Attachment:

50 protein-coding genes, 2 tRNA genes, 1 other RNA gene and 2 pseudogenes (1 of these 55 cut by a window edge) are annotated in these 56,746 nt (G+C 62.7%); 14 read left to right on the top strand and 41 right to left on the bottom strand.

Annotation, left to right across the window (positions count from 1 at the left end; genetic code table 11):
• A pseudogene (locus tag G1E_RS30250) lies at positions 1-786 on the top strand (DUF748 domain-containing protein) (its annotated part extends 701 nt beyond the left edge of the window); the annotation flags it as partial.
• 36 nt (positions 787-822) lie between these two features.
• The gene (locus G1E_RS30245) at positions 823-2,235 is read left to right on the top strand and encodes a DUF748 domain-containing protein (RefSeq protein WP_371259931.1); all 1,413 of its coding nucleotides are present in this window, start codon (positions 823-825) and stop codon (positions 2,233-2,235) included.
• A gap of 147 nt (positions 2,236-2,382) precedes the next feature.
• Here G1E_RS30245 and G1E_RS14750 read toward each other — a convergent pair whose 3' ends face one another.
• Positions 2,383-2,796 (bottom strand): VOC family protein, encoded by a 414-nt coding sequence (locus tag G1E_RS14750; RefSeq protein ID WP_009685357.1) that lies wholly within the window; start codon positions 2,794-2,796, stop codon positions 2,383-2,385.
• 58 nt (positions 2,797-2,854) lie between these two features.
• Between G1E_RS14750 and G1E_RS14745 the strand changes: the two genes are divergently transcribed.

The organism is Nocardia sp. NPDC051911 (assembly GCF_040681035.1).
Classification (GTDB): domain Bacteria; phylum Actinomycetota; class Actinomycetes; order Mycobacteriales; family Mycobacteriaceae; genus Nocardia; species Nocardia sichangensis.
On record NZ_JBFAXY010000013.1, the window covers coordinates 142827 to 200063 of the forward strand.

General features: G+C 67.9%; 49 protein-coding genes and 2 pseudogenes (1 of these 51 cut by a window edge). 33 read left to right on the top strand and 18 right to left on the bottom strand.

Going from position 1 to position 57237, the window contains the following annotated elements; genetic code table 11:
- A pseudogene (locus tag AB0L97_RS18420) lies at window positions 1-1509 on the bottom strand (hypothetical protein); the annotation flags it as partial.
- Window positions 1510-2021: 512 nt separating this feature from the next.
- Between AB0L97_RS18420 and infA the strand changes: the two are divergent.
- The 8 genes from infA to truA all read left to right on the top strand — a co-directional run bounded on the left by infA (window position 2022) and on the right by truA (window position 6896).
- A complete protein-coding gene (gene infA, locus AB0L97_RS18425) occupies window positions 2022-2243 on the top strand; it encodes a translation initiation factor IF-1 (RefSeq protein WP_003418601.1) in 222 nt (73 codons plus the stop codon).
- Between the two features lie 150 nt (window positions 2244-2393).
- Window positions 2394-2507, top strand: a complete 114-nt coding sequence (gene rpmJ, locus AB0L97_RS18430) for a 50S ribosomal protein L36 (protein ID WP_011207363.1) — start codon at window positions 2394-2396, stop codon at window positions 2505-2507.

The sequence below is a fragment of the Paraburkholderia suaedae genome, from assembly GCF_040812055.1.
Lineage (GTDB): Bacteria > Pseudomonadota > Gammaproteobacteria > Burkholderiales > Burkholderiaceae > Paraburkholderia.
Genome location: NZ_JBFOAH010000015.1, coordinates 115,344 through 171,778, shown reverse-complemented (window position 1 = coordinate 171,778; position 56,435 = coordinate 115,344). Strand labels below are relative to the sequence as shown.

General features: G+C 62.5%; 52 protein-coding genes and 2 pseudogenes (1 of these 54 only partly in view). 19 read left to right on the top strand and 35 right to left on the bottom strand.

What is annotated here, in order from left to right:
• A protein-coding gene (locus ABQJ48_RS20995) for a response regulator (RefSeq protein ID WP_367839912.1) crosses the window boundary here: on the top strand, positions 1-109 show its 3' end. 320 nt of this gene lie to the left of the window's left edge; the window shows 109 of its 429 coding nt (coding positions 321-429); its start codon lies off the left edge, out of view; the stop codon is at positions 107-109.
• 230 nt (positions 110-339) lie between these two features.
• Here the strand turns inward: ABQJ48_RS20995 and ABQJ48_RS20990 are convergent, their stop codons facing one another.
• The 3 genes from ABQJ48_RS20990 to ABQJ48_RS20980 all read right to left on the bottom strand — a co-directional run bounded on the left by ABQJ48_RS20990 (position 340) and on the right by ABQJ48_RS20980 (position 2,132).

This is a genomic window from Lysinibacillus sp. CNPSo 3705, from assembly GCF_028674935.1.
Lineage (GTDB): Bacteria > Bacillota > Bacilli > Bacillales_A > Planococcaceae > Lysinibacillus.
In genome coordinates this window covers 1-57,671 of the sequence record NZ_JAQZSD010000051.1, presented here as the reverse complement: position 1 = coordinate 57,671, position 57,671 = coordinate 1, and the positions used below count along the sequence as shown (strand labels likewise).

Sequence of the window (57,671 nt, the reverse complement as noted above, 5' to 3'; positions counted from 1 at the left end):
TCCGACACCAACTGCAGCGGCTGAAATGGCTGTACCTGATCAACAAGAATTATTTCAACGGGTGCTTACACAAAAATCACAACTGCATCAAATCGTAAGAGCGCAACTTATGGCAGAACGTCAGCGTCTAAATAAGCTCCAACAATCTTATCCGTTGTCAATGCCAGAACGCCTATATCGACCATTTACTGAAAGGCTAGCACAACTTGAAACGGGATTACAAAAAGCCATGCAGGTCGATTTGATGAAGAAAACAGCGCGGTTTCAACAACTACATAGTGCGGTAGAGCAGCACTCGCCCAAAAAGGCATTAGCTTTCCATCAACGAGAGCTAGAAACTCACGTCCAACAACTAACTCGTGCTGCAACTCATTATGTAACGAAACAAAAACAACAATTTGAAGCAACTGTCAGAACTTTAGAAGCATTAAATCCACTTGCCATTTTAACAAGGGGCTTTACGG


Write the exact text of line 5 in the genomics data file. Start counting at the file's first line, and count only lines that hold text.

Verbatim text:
• The gene (locus G1E_RS30245) at positions 823-2,235 is read left to right on the top strand and encodes a DUF748 domain-containing protein (RefSeq protein WP_371259931.1); all 1,413 of its coding nucleotides are present in this window, start codon (positions 823-825) and stop codon (positions 2,233-2,235) included.